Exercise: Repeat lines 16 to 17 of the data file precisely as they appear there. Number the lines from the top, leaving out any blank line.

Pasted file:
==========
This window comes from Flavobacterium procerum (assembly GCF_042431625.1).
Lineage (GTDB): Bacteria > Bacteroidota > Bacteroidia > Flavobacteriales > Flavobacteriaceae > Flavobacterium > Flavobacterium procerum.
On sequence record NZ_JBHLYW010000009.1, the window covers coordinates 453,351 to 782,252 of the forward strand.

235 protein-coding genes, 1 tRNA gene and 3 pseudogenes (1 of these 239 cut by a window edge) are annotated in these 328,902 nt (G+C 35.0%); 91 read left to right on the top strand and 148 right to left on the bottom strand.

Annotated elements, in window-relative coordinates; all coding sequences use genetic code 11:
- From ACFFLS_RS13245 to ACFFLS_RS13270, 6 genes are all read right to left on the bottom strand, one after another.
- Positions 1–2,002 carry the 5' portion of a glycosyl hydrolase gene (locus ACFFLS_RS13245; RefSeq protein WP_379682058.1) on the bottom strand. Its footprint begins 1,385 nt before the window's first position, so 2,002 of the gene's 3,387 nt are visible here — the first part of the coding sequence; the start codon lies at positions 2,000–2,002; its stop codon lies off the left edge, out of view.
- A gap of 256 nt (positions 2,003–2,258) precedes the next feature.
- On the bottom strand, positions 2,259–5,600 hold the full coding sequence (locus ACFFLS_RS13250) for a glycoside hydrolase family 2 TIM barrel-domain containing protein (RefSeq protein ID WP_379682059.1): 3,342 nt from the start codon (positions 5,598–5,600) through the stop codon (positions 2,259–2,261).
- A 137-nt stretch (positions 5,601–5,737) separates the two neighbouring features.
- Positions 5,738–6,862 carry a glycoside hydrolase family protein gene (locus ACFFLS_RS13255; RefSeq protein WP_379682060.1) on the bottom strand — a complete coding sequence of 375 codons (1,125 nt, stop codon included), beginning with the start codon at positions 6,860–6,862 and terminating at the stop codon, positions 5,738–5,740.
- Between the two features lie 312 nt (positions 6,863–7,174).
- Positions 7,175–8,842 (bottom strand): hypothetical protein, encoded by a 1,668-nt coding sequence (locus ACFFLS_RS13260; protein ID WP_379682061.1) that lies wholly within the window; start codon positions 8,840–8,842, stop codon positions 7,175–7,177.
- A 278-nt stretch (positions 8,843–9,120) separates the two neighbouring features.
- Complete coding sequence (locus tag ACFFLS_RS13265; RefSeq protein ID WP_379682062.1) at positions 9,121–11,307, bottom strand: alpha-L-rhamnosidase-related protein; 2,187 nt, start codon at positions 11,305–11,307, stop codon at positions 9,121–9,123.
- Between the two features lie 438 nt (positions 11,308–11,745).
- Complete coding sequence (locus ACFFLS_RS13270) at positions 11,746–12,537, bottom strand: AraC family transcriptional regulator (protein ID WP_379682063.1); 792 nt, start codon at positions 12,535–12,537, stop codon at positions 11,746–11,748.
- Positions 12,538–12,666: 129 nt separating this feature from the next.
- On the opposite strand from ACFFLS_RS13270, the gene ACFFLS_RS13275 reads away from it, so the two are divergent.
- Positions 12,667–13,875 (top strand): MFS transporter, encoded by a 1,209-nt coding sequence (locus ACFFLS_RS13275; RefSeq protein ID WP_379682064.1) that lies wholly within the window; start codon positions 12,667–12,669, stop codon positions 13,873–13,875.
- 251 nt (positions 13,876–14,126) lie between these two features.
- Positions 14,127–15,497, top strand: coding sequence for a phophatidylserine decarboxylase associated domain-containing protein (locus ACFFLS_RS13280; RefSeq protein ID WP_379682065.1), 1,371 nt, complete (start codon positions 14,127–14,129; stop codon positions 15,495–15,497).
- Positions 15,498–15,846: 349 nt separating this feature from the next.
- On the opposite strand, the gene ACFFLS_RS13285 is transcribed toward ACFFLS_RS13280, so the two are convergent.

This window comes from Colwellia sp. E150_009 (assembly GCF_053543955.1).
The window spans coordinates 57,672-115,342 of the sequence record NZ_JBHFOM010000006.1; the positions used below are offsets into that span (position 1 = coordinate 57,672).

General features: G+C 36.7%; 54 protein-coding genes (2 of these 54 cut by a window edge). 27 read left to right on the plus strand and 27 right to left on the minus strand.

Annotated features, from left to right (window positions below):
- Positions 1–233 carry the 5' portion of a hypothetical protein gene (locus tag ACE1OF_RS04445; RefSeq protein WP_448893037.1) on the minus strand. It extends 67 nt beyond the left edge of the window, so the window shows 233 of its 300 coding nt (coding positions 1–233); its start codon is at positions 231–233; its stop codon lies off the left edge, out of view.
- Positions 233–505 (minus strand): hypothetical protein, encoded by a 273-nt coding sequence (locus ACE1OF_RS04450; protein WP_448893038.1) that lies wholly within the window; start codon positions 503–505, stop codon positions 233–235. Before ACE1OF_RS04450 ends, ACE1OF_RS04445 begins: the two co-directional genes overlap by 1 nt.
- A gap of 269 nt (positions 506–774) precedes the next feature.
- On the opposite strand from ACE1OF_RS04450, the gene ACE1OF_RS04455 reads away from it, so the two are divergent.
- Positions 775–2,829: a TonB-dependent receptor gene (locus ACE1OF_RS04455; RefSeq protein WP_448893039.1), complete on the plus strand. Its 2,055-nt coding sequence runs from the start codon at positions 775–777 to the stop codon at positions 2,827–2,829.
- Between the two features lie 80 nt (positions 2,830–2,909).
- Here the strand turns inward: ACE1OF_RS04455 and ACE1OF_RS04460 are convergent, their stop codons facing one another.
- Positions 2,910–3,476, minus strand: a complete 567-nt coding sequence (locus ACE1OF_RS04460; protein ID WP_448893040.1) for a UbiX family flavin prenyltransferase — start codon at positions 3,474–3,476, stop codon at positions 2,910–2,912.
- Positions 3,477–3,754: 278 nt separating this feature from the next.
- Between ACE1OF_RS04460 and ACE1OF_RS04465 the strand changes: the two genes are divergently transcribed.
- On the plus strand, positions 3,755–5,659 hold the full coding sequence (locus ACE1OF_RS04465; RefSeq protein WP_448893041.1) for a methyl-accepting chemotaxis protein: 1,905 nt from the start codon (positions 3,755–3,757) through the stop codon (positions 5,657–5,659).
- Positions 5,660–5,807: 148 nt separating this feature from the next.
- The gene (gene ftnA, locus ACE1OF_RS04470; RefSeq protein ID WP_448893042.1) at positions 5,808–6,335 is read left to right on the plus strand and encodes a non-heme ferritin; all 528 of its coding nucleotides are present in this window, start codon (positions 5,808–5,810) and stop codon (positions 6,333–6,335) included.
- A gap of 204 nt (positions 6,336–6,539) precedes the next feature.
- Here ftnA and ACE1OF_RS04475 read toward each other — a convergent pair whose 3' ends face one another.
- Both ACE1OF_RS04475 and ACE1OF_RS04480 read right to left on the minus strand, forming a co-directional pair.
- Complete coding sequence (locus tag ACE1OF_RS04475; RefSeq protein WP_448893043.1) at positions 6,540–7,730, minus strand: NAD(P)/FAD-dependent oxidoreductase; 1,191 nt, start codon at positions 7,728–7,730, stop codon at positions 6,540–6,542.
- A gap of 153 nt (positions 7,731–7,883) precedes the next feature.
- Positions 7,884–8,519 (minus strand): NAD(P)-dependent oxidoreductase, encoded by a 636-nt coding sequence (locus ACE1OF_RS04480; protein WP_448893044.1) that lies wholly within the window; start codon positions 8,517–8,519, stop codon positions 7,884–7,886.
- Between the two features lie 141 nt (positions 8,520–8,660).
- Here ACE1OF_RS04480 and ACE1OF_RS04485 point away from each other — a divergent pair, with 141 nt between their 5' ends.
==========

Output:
- Between the two features lie 438 nt (positions 11,308–11,745).
- Complete coding sequence (locus ACFFLS_RS13270) at positions 11,746–12,537, bottom strand: AraC family transcriptional regulator (protein ID WP_379682063.1); 792 nt, start codon at positions 12,535–12,537, stop codon at positions 11,746–11,748.